Tom Mludzinski, Director of Political Polling at ComRes, explains how poll results are reached.
The latest ComRes poll for ITV News and the Daily Mail shows Remain with a comfortable lead over Leave. The 11 point Remain lead (16 points once modelled for turnout) reflects the pattern we’ve seen ever since the General Election last year.
However, eagle-eyed pollwatchers will recognise that while the ComRes polls are in line with those from other telephone pollsters, those conducting their polls online show a different picture. The chart below demonstrates this difference clearly. The average of all telephone polls in 2016 from across all polling companies has Remain leading by 10 points, compared to the online pollster average which has the race exactly tied.
In order to understand what is really happening, ComRes conducted an experiment in December 2015. We asked the same question, at the same time on an online poll and a telephone poll and got very different answers. As with other polls at the time, the online poll showed the race neck-and-neck, while the telephone poll had a large Remain lead.
ComRes experiment: EU referendum poll conducted online and by telephone:
Sadly there is no silver bullet, one-off easy explanation as to why these differences occur. Indeed, there is no way of telling at this stage which is more accurate. We at ComRes however, will conduct all our polling of the public on the EU referendum using a telephone methodology which we have more confidence in on this particular issue.
Our reasons for this decision are:
- A referendum has a much more “low information” electorate (unlike a General Election where most people have long-held views of the parties and leaders), making any polling about the issue particularly sensitive to differences in the political engagement of the sample being surveyed. People choosing to sign up to an online panel are by nature more online savvy. They are more likely to be engaged on social media and exposed to strongly held beliefs that we see in online encounters. Indeed,by being on an online panel, regularly receiving surveys probing your thoughts about particular details of current affairs you are becoming even more engaged and aware of the issues. On controversial subjects like the EU, where a minority hold their opinions strongly and the rest are less committed, this engagement gap can make a crucial difference.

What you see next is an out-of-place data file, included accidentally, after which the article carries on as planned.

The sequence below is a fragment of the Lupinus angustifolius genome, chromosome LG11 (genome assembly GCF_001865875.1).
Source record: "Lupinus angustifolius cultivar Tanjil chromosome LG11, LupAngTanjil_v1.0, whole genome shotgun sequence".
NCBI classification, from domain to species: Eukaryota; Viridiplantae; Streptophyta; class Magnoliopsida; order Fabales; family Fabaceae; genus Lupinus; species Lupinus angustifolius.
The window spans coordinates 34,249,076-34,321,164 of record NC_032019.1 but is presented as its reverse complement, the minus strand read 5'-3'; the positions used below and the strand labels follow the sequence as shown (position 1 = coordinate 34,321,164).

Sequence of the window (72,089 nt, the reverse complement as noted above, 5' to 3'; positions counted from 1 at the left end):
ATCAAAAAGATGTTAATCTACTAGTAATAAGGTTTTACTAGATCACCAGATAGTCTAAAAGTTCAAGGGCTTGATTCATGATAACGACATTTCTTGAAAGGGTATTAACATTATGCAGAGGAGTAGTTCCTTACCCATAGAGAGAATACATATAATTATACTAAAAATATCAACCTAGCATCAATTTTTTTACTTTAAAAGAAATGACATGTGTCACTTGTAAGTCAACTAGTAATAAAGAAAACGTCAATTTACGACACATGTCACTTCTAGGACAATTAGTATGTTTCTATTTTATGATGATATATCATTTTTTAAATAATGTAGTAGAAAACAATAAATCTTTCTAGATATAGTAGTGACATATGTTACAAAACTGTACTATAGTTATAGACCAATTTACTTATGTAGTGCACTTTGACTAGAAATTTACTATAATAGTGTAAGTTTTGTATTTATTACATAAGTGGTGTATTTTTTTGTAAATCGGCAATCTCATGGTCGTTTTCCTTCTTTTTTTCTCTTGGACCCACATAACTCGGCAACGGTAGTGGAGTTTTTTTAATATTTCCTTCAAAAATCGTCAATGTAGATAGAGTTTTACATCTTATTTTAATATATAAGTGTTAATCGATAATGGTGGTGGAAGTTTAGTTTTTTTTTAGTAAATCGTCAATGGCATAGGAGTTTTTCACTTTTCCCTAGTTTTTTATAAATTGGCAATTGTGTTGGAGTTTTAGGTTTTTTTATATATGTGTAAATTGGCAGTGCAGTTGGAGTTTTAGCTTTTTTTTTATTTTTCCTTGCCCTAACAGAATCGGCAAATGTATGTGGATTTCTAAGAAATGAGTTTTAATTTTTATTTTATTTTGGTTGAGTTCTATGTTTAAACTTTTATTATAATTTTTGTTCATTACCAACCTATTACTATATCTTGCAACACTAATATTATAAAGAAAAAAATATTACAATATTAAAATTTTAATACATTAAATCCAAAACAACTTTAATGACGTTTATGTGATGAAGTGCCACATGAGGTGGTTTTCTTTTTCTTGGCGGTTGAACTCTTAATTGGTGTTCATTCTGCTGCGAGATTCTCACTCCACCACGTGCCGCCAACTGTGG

- Age is a key demographic to political attitudes, particularly with the over 65s who are also the most likely group to actually vote. While online polls find it particularly challenging to achieve interviews with the upper end of the 65+ group, our telephone polls successfully reach people in their 90s. With internet penetration lowest among the older age groups, it is likely therefore that the“silver surfers” taking part in online surveys are less attitudinally representative of their age group than those that can be achieved by phone.
- At a national level(where around half of voters are over the age of 55) telephone polling has the better record: a telephone poll was most accurate at the 2010 General Election,at the 2011 AV referendum, at the Scottish independence referendum and was“least inaccurate” at the 2015 General Election. We consistently see UKIP poll higher in online polls than telephone polls.
- Furthermore, the British Election Study, which is the one face to face survey on the EU referendum that’s taken place in the same time period, showed a large 17 point lead for remaining in the EU. On this occasion then, it looks as if two methodologies (phone and face-to-face) are showing the advantage currently with the “Remain” side while one methodology is not.
It’s entirely possible that as the campaign continues and more people engage with the issues the methodologies will converge. However, with what we know about the differences we are more confident that the telephone polls are more accurately reflecting the wider public’s views of the Referendum.